So, it feels like I'm always having to find new doctors and I'm always trying to convince them to please, please, yes, I'm sick! Help me! Perhaps I could have 6 months of meds this time? Maybe?

Can you see why people with mental illness in this country just go off meds and then go crazy? Can you? It's because our systems are so broken and so fixated on the way non-ill people react to things. By the time I find a new doctor, go through ALL of my history AGAIN, convince him/her to try the medication I truly think will work for me, get the run-around, get prescribed something besides what I wanted, get the prescription, pay for it all, try it for a few months to discover that it doesn't, in fact, help (go figure), go back, try something new --I'm exhausted. My body, right now, is clenching up at the thought of even making a phone call. Will I ever find a doctor that I will actually love? Who will actually be able to help me long term?

That's why I go off meds. And then crash, burn, and go back on them. It's a horrible cycle and I need to stop it, but I seriously don't know how.

So, off I go this week to a doctor. I am sick and I am in need of a physician.

13 comments:

sariqd said...

We're all multi-faceted, right? So my thought is - meds do not make you a different person (and vice versa.) They just round out, push back, magnify different aspects. Finding the balance is pretty much a life-long endeavor for everybody, and you're doing the best you can. If anybody is being critical or telling you what you need to do, they just need to check the mote in their own eye first.

♥ - Prayers going out for you and your family. If there's anything I can do, I hope you'll let me.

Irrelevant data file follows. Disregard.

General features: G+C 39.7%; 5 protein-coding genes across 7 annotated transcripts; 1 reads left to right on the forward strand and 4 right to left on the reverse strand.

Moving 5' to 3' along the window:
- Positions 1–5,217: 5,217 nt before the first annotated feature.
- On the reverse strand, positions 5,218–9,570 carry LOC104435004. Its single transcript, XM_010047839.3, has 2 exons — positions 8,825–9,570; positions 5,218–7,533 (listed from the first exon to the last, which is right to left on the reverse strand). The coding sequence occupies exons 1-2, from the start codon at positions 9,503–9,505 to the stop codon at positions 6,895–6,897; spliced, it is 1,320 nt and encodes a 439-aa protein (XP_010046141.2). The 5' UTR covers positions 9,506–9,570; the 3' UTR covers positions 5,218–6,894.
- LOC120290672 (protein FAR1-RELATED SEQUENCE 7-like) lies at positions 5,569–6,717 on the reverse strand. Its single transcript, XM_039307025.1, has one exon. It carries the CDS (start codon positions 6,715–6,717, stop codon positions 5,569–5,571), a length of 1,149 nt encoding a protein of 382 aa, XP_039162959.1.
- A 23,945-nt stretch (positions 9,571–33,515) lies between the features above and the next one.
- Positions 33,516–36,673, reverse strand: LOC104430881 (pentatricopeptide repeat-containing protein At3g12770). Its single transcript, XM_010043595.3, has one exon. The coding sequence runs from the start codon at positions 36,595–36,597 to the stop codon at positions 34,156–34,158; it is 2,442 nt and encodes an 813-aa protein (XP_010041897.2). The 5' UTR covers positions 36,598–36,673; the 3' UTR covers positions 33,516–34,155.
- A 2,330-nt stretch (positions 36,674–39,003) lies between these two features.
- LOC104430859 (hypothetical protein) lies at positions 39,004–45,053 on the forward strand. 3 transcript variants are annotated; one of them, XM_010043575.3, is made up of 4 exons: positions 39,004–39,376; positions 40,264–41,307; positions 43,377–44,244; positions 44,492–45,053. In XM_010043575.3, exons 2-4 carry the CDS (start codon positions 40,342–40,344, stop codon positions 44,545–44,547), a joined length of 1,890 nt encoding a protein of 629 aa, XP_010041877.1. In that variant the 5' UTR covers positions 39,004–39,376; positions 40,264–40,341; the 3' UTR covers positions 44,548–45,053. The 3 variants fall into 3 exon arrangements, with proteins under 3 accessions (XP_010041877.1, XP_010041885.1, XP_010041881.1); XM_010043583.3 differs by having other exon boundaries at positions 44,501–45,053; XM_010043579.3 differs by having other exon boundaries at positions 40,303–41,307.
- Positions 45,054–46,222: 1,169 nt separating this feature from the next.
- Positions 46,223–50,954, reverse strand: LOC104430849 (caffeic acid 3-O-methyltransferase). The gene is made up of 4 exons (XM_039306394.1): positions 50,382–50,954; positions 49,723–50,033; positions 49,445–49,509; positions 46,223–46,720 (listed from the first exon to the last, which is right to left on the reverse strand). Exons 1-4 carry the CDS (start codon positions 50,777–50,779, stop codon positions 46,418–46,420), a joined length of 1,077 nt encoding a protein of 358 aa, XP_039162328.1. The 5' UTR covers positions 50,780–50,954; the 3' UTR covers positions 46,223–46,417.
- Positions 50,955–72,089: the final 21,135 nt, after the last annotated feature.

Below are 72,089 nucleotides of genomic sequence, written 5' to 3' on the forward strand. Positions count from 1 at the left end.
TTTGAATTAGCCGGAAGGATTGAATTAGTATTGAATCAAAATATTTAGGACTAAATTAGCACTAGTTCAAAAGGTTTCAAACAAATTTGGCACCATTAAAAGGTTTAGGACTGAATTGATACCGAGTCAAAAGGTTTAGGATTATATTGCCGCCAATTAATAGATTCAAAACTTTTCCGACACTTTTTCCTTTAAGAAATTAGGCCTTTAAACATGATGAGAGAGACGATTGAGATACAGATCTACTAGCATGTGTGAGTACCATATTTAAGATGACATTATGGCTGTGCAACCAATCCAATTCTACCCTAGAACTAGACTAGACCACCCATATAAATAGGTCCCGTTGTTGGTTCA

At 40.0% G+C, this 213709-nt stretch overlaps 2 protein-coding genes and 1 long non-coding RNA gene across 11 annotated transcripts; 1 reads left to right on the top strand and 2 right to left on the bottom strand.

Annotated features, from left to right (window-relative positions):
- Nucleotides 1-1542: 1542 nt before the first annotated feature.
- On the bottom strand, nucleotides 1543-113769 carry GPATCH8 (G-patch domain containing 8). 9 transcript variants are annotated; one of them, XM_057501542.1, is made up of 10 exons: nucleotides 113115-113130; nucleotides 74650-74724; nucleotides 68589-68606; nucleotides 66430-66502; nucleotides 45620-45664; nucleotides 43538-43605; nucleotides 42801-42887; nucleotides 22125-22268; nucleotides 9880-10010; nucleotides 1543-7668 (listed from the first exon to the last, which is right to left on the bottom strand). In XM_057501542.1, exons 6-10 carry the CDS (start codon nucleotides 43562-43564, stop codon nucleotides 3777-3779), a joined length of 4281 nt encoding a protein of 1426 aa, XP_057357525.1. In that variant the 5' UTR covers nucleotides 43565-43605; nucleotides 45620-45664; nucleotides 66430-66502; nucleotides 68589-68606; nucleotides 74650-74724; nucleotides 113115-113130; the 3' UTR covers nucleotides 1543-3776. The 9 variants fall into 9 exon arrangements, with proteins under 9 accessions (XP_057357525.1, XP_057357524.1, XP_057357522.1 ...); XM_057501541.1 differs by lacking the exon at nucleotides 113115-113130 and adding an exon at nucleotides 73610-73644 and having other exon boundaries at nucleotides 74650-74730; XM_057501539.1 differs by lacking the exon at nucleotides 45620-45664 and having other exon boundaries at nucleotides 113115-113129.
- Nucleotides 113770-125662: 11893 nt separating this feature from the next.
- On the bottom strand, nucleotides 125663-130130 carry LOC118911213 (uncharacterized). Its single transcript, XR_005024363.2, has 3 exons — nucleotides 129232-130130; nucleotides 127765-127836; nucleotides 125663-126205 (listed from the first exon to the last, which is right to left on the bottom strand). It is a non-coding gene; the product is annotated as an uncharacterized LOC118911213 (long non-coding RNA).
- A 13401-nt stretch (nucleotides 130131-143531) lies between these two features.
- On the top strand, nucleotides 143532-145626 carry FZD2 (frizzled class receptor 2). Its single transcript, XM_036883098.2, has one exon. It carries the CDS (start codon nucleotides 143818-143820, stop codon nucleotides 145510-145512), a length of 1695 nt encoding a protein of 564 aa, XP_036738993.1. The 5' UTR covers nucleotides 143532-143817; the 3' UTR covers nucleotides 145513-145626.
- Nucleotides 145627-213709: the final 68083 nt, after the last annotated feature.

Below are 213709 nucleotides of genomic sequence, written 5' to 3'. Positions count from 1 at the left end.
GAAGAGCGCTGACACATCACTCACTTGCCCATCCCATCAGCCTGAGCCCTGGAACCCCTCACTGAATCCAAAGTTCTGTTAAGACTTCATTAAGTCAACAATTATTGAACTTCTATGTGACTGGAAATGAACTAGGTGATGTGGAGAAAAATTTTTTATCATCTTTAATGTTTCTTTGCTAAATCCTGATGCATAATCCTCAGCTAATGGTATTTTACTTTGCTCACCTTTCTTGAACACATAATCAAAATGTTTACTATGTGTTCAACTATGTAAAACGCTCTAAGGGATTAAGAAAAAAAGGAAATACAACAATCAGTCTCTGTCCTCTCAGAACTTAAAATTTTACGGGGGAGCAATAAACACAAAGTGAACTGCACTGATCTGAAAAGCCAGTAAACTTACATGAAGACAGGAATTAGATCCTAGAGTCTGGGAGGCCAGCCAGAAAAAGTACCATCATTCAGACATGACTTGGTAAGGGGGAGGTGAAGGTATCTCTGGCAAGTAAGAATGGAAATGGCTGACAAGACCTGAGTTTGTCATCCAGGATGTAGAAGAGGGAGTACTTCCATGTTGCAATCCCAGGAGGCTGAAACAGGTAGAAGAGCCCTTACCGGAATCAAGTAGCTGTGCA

Tangela Jensen said...

Hi Cheryl. We have never met, but you know my husband from Blackfoot. Anyways I just wanted to send my love as crazy as this sounds I needed this post. Not that I love the fact you are in a dark place but that you're open about it. I have a mental illness too. Severe Anxiety Disorder. This post is a mirror of what I was thinking about tonight so thank you for being open and I will keep you in my prayers

Stephanie said...

I understand.

Michelle said...

I know words won't help, but I just want to say them anyway. The REAL you transcends all of this, Cheryl. The real you is someone who is good and desires good and always has.

I'm so sorry it's so hard. My therapist friend and I talk often about how sometimes we're just floored that God would send us here to experience these things. But the fact that you do experience them to me means you are mortal. The older I get, the more I realize how mortal we all really are.

Sending love and prayers your way (and I'll add you to my fast).

Birrd said...

I love you. I admire you. I am praying for you to find a great doctor and a medication that helps you feel like yourself.

Tammi said...